JM: And there’s little to nothing you can do about it when served, you have to take it down. If all someone has to do is claim a copyright violation to have something brought down, this not only signals IP trolls to warm up Photoshop, but in theory, this is a foot in the door to shut down any speech.
Question: So who cares about SOPA, and why should I care?
SF: A strong contingent of content creators support SOPA, mostly because they’re tired of seeing 95% of the users of their product not paying for it. Their concerns are real, but many folks don’t find them a particularly sympathetic group.
Web sites that aggregate content, payment processors, search engines, and advertisers hate SOPA with the fury of a thousand suns. They hate it because they’re going to get PWN3D with costs and additional liability. That makes them sad.
Consumers are largely confused but certain hardened constituencies (gamers, techies, etc.) are pretty strongly against it. Even if they aren’t prone to pirate content, they’re generally suspicious of any legislation aimed to “protect them” from content.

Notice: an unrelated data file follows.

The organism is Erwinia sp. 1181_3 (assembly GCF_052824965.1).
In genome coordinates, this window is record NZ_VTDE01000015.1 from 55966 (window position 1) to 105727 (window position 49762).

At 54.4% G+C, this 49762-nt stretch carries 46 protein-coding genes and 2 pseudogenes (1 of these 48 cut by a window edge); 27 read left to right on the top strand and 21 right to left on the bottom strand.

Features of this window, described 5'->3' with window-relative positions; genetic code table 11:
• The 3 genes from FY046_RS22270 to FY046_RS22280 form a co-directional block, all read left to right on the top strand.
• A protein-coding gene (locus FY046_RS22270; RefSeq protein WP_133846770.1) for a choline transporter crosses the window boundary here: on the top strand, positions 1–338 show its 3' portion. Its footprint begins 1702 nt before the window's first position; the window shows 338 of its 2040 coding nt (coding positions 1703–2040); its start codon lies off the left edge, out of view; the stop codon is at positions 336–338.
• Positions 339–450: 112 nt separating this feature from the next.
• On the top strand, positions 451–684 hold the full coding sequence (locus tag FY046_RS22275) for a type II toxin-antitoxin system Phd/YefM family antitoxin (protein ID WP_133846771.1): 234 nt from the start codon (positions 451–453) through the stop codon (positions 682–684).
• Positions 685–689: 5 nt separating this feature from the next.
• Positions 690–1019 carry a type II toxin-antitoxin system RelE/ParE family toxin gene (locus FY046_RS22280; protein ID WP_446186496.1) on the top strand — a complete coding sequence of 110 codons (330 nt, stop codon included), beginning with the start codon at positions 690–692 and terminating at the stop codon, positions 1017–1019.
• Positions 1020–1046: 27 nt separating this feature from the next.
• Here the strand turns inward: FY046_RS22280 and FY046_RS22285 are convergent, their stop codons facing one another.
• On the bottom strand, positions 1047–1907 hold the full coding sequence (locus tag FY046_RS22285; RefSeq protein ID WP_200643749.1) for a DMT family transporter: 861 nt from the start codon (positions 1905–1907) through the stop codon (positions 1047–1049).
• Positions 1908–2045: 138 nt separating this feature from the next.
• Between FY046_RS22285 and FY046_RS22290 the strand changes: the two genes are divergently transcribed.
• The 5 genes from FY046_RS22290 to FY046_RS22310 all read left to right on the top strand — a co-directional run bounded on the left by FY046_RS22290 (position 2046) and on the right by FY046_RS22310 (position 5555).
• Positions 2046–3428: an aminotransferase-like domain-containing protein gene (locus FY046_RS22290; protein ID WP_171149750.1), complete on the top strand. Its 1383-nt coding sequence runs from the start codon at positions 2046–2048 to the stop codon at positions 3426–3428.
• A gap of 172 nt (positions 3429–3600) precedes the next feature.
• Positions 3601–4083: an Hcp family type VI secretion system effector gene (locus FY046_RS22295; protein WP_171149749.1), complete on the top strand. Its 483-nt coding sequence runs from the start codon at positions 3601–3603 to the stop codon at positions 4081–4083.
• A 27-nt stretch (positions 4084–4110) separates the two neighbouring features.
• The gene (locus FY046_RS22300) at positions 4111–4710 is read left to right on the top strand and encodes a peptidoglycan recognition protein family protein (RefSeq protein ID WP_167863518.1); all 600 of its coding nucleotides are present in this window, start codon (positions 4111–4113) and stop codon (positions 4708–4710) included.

JM: To elaborate on Shawn’s first point, the major entertainment industry lobbying groups are backing it, the MPAA (movies), the RIAA (music), and the ESA (games). But in the case of the ESA, members including Epic Games have come out against it, preferring a piracy solution “that’s compatible with freedom of speech and due process of law,” as Epic’s Dana Cowley put it in a forum post. This inconsistency in the wall is telling, as it demonstrates that even those who stand the most to gain from SOPA know in their bones that there’s something fundamentally wrong with it.
Question: I don’t really see why that’s a problem. Porn will still be free, right?
SF: Whenever people freak out about the idea of a loose nuclear weapon, the angst always boils down to two issues: who is going to be targeted, and how much damage is going to be done. Analogizing this to SOPA gets sticky, so I’m gonna use bullet points.